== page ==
Beginning and Continuing Calligraphy
Note: If you are a beginning calligraphy student, your materials fee payable on the first day of class covers all items on the basic supply list.
Basic Supply List (total $25; covered by materials fee)
- Pen Holder
- Practice Pad 50 Sheets
- Higgins Eternal Ink
- 4 Brause Nibs- .75, 1, 1.5, 2
- Mixed Media Pad
Additional Suggested Supply List
- Drawing Board
- Calligraphy ruler
- Rolling Ruler
- triangle with a 90 degree angle
- paper towel (useful for keeping your work area clean)
- Watercolor paper
- Kneaded eraser
- Water Container
About Calligraphy Supplies
- NIBS- Nibs, also called points, are writing tips that are inserted into the end of a pen holder. Nibs come in a variety of shapes and sizes, depending on the task they are designed to perform- each releases the ink differently for a unique line quality. The italic nib has an angled tip for producing slanted letters. Nibs can vary in size from brand to brand. Jennifer likes Brause nibs; they are very stiff and create a nice edge.
- RESEVOIR- A resevoir is a small metal piece that slides over the nib to help control the flow of ink from the nib for smooth writing. Each brand of nib will have its own particular reservoir.
- PAPER- Hot-press, or smooth watercolor paper is the best choice for general lettering, whereas cold-press watercolor paper is ideal for illumination projects. Jennifer uses cold-press paper because she likes the texture. Rough watercolor paper is difficult to write on but is wonderful for drawn letters. You will want to have a supply of practice paper, such as layout bond or translucent paper which you can place over guidelines or graph paper. Printmaking paper and other fine art papers may also be used. Too thin of paper and paper that is “cheap” can cause ink to bleed, which is very frustrating.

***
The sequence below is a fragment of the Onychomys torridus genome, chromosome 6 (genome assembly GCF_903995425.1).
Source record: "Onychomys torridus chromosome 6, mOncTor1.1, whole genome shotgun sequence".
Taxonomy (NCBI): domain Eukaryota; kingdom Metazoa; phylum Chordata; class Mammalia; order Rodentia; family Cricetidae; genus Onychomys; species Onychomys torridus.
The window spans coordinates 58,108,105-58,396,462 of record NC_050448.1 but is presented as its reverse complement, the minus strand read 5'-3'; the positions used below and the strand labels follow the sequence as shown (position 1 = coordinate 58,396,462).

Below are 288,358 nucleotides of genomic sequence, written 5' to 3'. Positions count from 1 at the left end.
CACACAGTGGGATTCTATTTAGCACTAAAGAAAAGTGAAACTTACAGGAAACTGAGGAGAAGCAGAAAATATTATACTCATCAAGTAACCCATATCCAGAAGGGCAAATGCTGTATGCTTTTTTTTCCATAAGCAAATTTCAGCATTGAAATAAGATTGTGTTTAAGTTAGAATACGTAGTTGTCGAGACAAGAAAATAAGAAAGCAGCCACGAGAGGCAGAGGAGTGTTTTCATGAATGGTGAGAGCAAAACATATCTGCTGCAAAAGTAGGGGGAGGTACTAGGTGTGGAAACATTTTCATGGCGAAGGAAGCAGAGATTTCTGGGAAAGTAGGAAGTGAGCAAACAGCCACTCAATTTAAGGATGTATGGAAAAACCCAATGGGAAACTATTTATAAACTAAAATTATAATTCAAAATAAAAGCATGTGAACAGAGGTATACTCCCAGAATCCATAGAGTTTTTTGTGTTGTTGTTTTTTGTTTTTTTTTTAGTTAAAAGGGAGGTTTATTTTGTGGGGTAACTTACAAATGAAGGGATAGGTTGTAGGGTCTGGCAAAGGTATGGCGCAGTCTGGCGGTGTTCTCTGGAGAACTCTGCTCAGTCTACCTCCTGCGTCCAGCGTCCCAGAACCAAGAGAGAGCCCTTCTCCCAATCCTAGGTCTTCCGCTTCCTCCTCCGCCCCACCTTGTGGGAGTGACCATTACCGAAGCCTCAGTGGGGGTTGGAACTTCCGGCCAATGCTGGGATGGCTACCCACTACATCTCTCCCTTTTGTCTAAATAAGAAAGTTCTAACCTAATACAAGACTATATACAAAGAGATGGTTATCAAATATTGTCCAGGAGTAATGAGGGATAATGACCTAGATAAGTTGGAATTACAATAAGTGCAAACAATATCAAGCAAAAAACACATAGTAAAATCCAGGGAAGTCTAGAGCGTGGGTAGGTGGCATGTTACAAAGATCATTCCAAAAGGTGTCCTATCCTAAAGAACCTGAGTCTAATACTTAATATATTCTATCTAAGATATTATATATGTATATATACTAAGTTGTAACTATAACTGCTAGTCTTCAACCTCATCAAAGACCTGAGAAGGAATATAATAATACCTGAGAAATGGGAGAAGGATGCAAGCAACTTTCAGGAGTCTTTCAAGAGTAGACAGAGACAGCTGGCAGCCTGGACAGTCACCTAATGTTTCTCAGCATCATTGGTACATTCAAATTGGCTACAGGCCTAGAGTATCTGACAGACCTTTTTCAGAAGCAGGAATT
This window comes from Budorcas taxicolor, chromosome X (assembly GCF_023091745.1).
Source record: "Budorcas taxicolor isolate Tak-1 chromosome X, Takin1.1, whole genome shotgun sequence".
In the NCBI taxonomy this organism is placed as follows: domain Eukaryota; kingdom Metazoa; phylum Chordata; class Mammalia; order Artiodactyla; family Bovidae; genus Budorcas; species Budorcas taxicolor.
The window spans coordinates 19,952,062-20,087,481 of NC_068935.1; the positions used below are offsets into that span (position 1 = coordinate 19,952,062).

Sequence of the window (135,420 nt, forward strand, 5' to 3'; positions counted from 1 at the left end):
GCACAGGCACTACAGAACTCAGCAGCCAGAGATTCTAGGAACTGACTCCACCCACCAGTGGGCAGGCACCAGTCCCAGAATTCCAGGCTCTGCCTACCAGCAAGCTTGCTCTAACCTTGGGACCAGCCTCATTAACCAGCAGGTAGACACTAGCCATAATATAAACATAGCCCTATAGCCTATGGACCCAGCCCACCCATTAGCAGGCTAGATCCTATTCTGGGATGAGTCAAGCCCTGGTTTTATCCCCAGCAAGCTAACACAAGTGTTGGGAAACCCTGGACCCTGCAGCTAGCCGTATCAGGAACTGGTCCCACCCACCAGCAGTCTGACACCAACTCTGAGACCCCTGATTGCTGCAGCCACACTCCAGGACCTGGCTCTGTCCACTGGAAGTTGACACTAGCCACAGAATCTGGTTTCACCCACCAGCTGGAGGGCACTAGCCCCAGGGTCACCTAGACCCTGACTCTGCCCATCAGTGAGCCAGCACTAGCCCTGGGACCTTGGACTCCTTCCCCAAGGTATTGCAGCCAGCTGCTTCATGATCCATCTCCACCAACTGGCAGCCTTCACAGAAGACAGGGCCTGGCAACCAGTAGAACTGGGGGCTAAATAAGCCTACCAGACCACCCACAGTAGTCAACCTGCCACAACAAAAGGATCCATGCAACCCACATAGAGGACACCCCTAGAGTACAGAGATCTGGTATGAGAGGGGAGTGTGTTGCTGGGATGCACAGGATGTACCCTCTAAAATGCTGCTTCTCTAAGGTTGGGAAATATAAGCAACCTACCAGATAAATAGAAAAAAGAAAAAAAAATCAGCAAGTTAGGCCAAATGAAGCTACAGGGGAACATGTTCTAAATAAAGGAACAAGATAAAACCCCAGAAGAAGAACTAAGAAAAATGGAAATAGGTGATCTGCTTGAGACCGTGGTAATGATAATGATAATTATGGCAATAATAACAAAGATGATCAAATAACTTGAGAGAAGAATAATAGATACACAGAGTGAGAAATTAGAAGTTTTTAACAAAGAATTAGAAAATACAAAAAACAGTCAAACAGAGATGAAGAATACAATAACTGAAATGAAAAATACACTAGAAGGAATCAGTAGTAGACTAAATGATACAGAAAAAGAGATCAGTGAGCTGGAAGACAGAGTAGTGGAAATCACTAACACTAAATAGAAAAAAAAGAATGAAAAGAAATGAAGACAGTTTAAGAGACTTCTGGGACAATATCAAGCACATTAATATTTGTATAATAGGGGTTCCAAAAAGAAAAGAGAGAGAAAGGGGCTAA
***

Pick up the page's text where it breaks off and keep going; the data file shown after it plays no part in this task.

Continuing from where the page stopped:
- INK- Non-waterproof black carbon ink is the best ink to use for basic lettering, such as Higgins Eternal Ink.
- GOUACHE- Designer’s gouache is similar to watercolor paint, but it contains more filler, which makes it opaque. It can be thinned to a consistency suitable for flowing from the nib. Jennifer mainly uses gouache because she likes how she can mix them to create almost any color. Use gold or silver gouache to add gilded accents that mimic the brilliance of leafing.
- PAINTBRUSHES- Use paintbrushes to mix your colors, load or fill the pen and paint large areas. Also use small round brushes for painting fine details. Jennifer uses a broad paint brush to load her nibs.
- PALETTES- Palettes with several wells will be handy when you mix colors. The wells allow you to keep an array of thinned and mixed colors handy and prevent the colors from running together. Make sure you have a contained for clean water for mixing gouache and cleaning your nibs.
- PENCILS- You will need pencils of varying hardness. H pencils have hard leads. These pencils are best for producing fine, light lines, but be aware of the amount of pressure you apply; it is easy to score the paper. B pencils have softer leads- the higher the number, the greater the softness. These pencils make soft grades and are great for general purpose drawing.